More Ubisoft Franchises to Get the AC Treatment
Assassins Creed is Ubisofts biggest franchise, so it should come as no surprise that it would like to replicate that success with its other properties. Itll attempt to do so by mirroring that same "product template" with its "other strong franchises," Ubisoft CEO Yves Guillemot revealed today.
Speaking during an investors conference call, as reported by GiantBomb, Guillemot said, "What is impressive with the release year after year of Assassins Creed is our ability to deliver every time with a high level of innovation and creativity in a large and very diverse open world. There is no other open world console game that is coming on a yearly basis. This is achieved through great execution by providing more resources and by putting in place a very compelling network of leads and associate studios."
Since the original Assassins Creed proved to be a success, Ubisoft hasnt let up with releasing new games in the series. Since 2008, there have been six distinct AC games released for a combination of consoles, handhelds, and Facebook, and that doesnt count the original game or its 2008 Directors Cut. This years console/PC title, Revelations, was just recently announced and will be coming later this year. Ubisoft also has a 3DS title, Lost Legacy, in development, which had been planned for release alongside the 3DS itself.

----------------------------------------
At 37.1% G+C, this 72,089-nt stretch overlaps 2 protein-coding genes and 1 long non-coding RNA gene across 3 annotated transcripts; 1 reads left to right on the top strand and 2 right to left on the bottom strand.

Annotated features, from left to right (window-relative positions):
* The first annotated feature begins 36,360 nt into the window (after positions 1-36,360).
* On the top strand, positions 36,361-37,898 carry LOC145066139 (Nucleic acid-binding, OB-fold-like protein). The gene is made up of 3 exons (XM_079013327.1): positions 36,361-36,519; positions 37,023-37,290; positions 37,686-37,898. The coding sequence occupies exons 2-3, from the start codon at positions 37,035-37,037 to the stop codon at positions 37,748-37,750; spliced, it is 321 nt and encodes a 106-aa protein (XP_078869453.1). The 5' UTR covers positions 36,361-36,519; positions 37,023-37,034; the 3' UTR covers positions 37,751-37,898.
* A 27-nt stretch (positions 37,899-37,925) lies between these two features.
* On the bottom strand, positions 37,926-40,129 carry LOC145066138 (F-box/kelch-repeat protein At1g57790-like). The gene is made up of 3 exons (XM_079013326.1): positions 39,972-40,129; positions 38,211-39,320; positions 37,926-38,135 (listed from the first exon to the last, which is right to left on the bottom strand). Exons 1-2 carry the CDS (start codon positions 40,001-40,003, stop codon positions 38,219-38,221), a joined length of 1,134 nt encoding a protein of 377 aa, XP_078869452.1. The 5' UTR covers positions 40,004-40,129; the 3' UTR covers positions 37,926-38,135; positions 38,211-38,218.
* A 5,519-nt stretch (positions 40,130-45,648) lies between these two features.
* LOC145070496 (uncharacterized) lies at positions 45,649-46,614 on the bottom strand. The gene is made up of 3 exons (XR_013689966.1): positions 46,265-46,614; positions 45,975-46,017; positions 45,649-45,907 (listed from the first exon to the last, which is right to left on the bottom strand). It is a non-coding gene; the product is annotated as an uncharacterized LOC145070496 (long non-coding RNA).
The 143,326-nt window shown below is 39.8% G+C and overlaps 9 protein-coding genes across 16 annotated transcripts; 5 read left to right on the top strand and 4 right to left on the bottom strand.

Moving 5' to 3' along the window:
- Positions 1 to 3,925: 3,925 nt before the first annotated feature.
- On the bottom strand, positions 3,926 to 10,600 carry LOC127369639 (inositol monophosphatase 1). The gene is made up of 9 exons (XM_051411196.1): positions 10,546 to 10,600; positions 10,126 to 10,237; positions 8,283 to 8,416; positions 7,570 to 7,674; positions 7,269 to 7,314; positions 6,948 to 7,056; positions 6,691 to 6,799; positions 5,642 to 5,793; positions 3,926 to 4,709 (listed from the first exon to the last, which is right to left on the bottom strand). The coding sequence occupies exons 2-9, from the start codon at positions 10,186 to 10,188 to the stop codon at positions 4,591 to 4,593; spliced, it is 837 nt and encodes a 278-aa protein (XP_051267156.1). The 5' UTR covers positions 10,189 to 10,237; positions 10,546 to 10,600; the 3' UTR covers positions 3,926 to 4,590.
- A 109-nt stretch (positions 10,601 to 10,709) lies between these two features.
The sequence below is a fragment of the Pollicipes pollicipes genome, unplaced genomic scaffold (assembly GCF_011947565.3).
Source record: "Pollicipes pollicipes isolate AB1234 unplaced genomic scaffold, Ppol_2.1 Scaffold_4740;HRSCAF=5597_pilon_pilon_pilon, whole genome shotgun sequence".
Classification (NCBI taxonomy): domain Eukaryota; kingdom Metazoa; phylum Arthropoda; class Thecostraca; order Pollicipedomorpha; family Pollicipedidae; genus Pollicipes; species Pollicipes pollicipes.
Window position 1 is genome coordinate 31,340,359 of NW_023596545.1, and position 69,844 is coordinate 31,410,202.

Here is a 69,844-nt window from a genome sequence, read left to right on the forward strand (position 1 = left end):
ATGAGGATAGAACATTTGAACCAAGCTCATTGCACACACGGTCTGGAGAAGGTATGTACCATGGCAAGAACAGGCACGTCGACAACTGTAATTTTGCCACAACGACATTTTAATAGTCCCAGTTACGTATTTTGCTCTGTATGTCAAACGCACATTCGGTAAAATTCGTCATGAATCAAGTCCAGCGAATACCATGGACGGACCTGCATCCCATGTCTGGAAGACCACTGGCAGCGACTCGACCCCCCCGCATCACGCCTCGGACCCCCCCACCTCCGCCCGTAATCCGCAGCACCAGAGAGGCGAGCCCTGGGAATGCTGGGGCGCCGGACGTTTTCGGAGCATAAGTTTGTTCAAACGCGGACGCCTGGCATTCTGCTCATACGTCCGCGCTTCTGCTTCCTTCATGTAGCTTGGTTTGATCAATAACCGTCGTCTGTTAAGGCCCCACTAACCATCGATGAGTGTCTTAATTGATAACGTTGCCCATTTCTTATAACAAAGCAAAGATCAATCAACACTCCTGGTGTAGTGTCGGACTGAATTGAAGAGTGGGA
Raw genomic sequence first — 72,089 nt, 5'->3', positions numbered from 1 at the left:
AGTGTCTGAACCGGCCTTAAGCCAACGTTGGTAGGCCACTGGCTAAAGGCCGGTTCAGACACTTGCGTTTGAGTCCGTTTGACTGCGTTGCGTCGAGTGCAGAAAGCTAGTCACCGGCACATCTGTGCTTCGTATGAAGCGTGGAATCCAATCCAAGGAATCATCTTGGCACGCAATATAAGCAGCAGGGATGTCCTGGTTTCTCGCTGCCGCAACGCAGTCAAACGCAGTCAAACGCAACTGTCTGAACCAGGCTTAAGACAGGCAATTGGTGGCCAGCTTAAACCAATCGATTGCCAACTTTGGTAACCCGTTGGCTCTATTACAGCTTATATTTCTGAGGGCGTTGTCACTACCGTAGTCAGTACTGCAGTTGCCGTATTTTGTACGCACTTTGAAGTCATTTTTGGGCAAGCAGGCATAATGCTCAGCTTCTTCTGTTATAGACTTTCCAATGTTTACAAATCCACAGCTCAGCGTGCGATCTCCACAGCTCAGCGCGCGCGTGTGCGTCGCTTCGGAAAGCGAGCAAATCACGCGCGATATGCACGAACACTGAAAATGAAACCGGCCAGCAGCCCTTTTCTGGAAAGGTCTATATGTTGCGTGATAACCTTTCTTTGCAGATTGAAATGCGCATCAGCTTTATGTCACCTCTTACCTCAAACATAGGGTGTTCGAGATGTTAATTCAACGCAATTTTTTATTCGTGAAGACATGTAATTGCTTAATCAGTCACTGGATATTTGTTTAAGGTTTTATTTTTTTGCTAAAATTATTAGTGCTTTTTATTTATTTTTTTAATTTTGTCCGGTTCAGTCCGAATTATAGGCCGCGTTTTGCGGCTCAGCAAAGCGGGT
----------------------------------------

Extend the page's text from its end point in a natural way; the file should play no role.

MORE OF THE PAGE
Without naming any names, the annual release cycle that AC has seen will be replicated in other Ubisoft franchises. "We are applying the very [same] product template to our other strong franchises to bring them back to Assassins Creed blockbuster profitable status," said Guillemot.
Some of the companys other big franchises include Prince of Persia, Rainbow Six, Ghost Recon, Splinter Cell, Far Cry, Driver, Call of Juarez, and Just Dance. Many of those series have new games in the works, but Rainbow Six, for instance, hasnt been heard from since Vegas 2 came out in 2008.
In a press release issued today, Guillemot also said that Revelations "further demonstrates the strength of our cross-studio collaboration model put in place for the franchise -- a model that offers both creativity for gamers and a steady flow of releases."
Activision is often criticized for its treatment of the Call of Duty franchise. In many ways, it sounds as if Ubisoft is looking to essentially do the same thing. There have been complaints in the past about the annual releases Assassins Creed has seen (Rainbow Six: Vegas 2 was also subjected to the same grievances). But given that the series has only existed since 2007, it may only be a matter of time before gamers begin to complain more about AC. Then again, those complaints havent stopped Call of Duty from reaching unparalleled levels of success, and if Ubisoft has the opportunity to replicate that to some degree, I doubt it will mind the objections.